The evolution of the Placer SPCA and its chief executive, Leilani Fratis, reflects the metamorphosis that has occurred at many nonprofits over the last two decades.
When Fratis took the reins of the Roseville animal welfare organization in 2002, she told her board: “It doesn’t matter if it’s a kitten or a cat or a dog or a puppy, we should charge the same fee for each and every one of them because they all have equal value.”
Since then, Fratis has observed consumer behavior and reviewed scientific research from the Koret Shelter Medicine Program at the University of California, Davis. While she has the same desire to find every animal a good home, Fratis now recognizes that consumers will pay a premium for certain animals. That premium buys time to find homes for other, difficult-to-place pets.
“We now have pets that could be free to a great home,” Fratis said, “and we have a puppy up front right now that we know is highly adoptable. It’s $250.”
Fratis found the UC Davis suggestions uncomfortable at first, but the results gave all animals more hope: “We’ve learned from them that the quickest way to adopt animals in our current situation in our community is to have no more than 23 adult cats and 44 kittens on our adoption floor at any one time. When we have that number … we will adopt out those animals more quickly than if we had more inventory or stock on the floor.”
Many nonprofits across the country are adopting the strategies and language of business as they strive to sustain and grow their operations amid economic uncertainty.
The Placer SPCA’s budget has grown to $2.3 million, compared with roughly $600,000 when Fratis took over. The organization has opened a thrift store and added new locations, all of which bring in new revenue. It recently acquired 2.2 acres of land where it will build a new shelter. A legion of volunteers put in 96,696 hours of work last year, up 42 percent from 2008. Charity Navigator has given the nonprofit its highest rating, four stars, for eight years in a row.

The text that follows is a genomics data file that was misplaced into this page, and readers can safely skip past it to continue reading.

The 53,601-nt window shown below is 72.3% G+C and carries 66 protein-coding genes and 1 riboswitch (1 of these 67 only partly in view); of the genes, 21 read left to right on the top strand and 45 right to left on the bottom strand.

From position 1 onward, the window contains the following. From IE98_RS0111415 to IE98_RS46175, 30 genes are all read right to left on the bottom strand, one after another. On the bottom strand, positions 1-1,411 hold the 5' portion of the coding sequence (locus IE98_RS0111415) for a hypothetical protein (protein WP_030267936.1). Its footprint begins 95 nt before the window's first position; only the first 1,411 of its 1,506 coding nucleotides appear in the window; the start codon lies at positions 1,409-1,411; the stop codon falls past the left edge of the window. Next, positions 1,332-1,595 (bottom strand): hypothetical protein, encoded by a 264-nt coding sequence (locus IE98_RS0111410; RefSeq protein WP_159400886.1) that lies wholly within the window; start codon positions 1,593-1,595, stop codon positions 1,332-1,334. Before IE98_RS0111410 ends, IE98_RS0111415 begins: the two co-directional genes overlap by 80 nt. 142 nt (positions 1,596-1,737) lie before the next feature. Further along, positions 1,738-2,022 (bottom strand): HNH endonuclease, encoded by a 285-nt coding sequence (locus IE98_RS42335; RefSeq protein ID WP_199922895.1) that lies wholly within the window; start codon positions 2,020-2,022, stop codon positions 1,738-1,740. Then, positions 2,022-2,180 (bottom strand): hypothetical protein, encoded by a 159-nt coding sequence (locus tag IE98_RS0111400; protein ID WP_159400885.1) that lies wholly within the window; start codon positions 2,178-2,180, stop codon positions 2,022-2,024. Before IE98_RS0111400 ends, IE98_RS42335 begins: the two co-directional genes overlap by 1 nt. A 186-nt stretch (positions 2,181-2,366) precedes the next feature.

All of those achievements got the attention of the Roseville Chamber of Commerce, which recently named Fratis its Business Person of the Year.
Hey, world, meet this app
Days before a June 4 introduction of their new baby, a mobile app that makes the world a much smaller place, Sacramento natives Blake Mori and John Parilo took it along on their road trip to the BottleRock music festival in Napa Valley.
With the app, known as wimZr, travelers can introduce themselves to locals or other visitors who will be in the same city at the same time. But Mori and Parilo weren’t looking to find friends or dates at BottleRock. They wanted consumer reaction – and they got plenty.
“People were downloading it on the spot,” said Mori, who’s an insurance agent when he’s not dreaming up apps. “Everyone from BottleRock was saying, ‘Oh, I wish we could have done this before we got to BottleRock.’ ”
The concert-goers only wanted to find people coming to Napa for the music festival. Originally, Parilo and Mori had planned to add an “events” category to their app in six months to a year, thinking other updates should come first. But after BottleRock, they put their plans – and egos – aside.
“You have to let the people dictate what makes you valuable because you can’t say, ‘No, come back. It should be this way,’ ” Mori said. “The last thing we want is for somebody to come out and make an app doing just what we’re doing, but just for events, because that could put us behind the 8-ball.”
Parilo, who works on the regional Think Big initiative for the downtown sports and entertainment complex, said the events search should be added to wimZr in a couple of months. The free app, www.wimZr.com, is available for both iPhone and Android.
Confusion is brewing
“On Saturday, I had a total of five phone calls,” Ayres said. “People are getting pieces of the story and not putting it all together.”
For the record, River City is located in a section of the mall at 547 L St. that will continue business as usual during and after construction of the new Sacramento Kings arena. Getta Clue, Forever 21, Macy’s, Century Theatres, the food court and several other businesses also remain open.
Ayres estimated that her business is off 10 percent to 15 percent from the same period a year ago, which she attributed to consumer confusion. Over at Getta Clue, co-owner Justin Bilbao told me that business also was down about 10 percent, but said the decline was not unexpected considering that the store relocated from a site in the construction zone.
Initially, Ayres said, she wasn’t worried about slow sales because she expected hundreds of construction workers would patronize River City, but that hoped-for revenue stream hasn’t materialized yet. She wants the mall management to do more to educate the public about which businesses are staying open during the arena’s construction. Officials with Downtown Plaza did not return a call seeking comment.
“We all think it’s going to be great and a gold mine when it’s all said and done,” Ayres said, “but things have been rocky for many years because we didn’t know what was going on with this mall. Finally, we have a a light at the end of the tunnel, but now I have to make it to that point.”